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Specialized early intervention (EI) following a first episode of psychosis (FEP) are effective at reducing negative symptoms, although its trajectory warrants systematic assessment. However, findings are equivocal as to whether extended gains are made post 2 years of EI and whether there is additional benefit of extending EI for an additional 3 years.
Data on 178 FEP patients, from a randomized controlled trial of a 3-year extension of EI service v. transfer to regular care following 2 years of EI service, were used for this report. Repeated measures analysis of variance were conducted separately for the initial 2 years of treatment in an EI service, and for the 3-year post-randomization to examine trajectories of negative symptoms over the two periods in the two arms of the study.
There were significant improvements in total negative symptoms over the first 2 years of EI F(4.612, 797.905) = 25.263, p < 0.001 and in domains of ‘expressivity’ and ‘motivation’. In the following 3 years, there were further significant improvements in negative symptoms F(4.318, 759.908) = 4.182, p = 0.002 with no difference between groups F(4.318, 759.908) = 1.073, p = 0.371. Changes in negative symptoms over the extension period were driven by expressivity F(4.01, 674.73) = 7.19, p < 0.01, but not motivation F(6.58, 1112.18) = 0.95, p = 0.46.
Negative symptoms improve significantly over the first 2 years of EI. Subsequent amelioration was largely the result of expressivity. Motivation deficits remained stable. Extended EI offered no advantage over regular care post-randomization.
Current neuroscience literature has related treatment with aripiprazole to improved memory performance and subcellular changes in the hippocampus.
To explore the volumetric changes in hippocampal grey matter in people with a first episode of psychosis (FEP) treated with second-generation antipsychotics.
Baseline and 1-year follow-up magnetic resonance images were obtained. Hippocampal volumes were estimated by using FreeSurfer and MAGeT-Brain. Subgroups included: aripiprazole (n=13), olanzapine (n=12), risperidone/paliperidone (n=24), refused-antipsychotics (n=13) and controls (n=44).
Aripiprazole subgroup displayed significant increases in bilateral hippocampal volume compared with all other subgroups (FreeSurfer: all P's<0.012; MAGeT-Brain: all P's<0.040).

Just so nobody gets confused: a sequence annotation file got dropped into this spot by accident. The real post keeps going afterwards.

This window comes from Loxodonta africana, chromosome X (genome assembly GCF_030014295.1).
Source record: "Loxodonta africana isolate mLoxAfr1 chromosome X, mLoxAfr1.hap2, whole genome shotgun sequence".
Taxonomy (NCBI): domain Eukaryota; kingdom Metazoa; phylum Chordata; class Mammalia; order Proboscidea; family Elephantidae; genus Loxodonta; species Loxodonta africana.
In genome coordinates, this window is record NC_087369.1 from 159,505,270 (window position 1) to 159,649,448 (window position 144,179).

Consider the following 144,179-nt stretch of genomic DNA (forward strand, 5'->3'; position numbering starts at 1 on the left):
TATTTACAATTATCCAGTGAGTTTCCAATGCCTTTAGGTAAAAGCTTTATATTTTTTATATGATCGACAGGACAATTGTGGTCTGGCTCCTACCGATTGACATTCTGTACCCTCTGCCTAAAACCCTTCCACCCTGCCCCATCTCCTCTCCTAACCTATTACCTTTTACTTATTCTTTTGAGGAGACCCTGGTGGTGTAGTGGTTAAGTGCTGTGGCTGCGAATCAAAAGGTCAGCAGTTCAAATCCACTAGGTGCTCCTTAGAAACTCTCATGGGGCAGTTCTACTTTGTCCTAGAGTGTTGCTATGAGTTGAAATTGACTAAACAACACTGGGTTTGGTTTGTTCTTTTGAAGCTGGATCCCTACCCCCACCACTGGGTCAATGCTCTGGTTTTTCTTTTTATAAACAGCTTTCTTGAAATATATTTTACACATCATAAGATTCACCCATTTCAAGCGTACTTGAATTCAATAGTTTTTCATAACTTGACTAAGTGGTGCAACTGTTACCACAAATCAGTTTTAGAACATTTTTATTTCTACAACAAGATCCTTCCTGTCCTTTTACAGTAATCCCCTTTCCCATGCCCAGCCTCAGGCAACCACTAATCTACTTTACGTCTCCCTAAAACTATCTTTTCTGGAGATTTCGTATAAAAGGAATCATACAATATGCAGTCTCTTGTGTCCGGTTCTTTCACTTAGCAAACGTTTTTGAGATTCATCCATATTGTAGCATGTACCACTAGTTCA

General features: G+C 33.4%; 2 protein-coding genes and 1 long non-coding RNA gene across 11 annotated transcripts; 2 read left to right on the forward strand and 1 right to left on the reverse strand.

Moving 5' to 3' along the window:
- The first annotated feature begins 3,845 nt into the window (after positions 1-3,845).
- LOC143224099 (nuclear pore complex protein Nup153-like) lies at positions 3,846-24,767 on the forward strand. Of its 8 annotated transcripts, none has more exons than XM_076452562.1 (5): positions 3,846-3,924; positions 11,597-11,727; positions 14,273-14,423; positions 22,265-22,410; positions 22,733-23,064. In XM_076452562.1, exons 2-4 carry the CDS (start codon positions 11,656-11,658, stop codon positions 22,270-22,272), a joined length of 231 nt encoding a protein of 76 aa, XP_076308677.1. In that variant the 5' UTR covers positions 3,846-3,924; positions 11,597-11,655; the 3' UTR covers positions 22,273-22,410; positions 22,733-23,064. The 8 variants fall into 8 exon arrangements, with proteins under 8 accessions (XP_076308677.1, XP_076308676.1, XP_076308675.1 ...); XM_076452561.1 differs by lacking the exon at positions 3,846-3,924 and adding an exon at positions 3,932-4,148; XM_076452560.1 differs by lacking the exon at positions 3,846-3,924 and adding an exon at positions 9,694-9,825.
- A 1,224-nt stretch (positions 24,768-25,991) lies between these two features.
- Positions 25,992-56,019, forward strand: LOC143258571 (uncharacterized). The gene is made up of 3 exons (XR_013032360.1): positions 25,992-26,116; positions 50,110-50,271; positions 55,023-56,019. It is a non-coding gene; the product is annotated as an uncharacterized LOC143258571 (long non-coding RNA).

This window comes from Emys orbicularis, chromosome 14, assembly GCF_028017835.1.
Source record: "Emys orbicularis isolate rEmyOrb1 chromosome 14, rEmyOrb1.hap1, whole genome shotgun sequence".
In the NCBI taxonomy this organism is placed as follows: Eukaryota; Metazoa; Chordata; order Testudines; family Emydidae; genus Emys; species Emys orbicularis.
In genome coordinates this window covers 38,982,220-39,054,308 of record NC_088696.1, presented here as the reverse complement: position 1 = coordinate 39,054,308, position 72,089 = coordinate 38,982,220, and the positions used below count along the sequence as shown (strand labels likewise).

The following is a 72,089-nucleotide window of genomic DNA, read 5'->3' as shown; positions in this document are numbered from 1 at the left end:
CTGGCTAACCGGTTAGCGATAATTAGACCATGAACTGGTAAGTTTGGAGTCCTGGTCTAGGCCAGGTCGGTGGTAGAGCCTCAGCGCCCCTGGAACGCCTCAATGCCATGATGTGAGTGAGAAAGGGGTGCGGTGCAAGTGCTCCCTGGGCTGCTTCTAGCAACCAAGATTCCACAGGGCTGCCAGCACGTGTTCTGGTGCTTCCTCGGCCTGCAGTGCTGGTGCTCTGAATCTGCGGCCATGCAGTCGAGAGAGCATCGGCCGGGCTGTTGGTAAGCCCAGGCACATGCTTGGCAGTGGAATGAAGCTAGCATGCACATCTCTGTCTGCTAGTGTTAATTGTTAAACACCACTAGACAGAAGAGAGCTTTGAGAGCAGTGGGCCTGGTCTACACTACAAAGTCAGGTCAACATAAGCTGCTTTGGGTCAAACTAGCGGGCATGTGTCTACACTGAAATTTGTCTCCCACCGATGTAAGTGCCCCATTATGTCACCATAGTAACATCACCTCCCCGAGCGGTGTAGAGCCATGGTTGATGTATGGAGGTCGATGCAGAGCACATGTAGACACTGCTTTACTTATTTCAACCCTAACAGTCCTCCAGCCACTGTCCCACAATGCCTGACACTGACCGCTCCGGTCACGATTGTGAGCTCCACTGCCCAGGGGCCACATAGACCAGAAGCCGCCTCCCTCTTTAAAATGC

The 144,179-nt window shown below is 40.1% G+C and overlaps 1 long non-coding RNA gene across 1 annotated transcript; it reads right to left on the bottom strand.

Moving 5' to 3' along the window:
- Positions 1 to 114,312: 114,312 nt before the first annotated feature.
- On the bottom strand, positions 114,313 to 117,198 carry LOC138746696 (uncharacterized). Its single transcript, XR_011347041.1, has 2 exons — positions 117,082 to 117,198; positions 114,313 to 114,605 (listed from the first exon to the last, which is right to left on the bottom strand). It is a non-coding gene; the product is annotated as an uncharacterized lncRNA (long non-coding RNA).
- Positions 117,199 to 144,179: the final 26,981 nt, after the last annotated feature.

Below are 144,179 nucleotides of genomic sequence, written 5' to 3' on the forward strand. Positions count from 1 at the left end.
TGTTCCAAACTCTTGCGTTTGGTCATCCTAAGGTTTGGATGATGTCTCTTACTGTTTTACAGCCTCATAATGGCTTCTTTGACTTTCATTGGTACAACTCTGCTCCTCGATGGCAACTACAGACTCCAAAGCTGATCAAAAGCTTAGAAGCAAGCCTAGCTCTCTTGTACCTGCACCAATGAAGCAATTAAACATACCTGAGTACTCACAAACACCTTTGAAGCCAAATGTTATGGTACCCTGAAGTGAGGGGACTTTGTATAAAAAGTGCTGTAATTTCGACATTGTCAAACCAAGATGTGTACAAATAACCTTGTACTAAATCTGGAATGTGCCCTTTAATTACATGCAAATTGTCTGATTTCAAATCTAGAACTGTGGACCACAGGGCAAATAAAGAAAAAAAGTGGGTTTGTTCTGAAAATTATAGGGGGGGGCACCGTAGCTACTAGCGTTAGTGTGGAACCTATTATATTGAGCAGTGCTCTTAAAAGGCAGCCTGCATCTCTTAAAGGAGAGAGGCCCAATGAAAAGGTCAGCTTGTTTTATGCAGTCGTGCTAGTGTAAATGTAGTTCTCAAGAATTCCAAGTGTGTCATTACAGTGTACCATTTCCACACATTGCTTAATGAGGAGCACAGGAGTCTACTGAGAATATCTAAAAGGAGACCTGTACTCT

Aripiprazole is a first-line, second-generation treatment option that may provide an added benefit of pro-hippocampal growth. The biological underpinnings of these changes should be the focus of future investigations and may be key towards achieving a better clinical outcome for more individuals.
Previous studies in schizophrenia have shown a strong relationship between memory deficits and a poor clinical outcome. However, no previous study has identified the functional neural correlates of memory encoding in relation to remission.
To determine whether functional magnetic resonance imaging (fMRI) activation patterns differed between individuals that later achieved remission v. those who did not.
Forty-two participants with first-episode schizophrenia were divided into two groups after 1 year of treatment as per the 2005 remission in schizophrenia consensus definition. We then examined fMRI activation using three contrasts (associative v. item-oriented strategy, semantically unrelated v. related image pairs, and successful v. unsuccessful memory encoding) among 15 participants who had achieved remission (remitted group), 27 who had not (non-remitted group) and 31 healthy controls (control group).
Participants in the non-remitted group displayed a positive activation in the posterior cingulate compared with those in the remitted group when encoding related images; no significant differences between the two groups were identified for the other contrasts. From the behavioural data, compared with the remitted and control groups, the non-remitted group demonstrated an inability to encode related images and displayed worse recognition memory overall.
This is the first study to identify differential neural activation between individuals with first-episode schizophrenia that later achieved remission v. those who did not. The behavioural and functional results together add to the growing evidence relating a poor clinical outcome in schizophrenia to memory-related deficits.
Outcome from psychotic disorders is heterogeneous with poorer outcomes
frequently identified too late to be influenced. Symptomatic ratings at 1
or more years following initiation of treatment have been related to
cognition in firstepisode psychosis. However, the relationship between
cognition and early outcome remains unclear.
To determine whether specific cognitive domains could identify poor
short-term outcome among individuals with first-episode psychosis.
One hundred and fifty-one individuals with first-episode psychosis were
divided into two groups based on 6-month clinical data after the
initiation of treatment. Six cognitive domains were compared among 78
participants with poor outcomes, 73 with good outcomes and 31 healthy
Lower performance on verbal memory (z-scores: poor
outcome=–1.3 (s.d.=1.1); good outcome=–0.8 (s.d.=0.9);
P=0.001) and working memory (poor outcome=–1.0
(s.d.=1.2); good outcome=–0.4 (s.d.=0.9); P=0.003)
identified individuals with first-episode psychosis with a poor outcome
after 6 months of treatment.
The early identification of those individuals with first-episode
psychosis with a poor clinical outcome may encourage clinicians to pay
special attention to them in the form of alternative pharmacological and
psychological treatments for a more favourable outcome in the long
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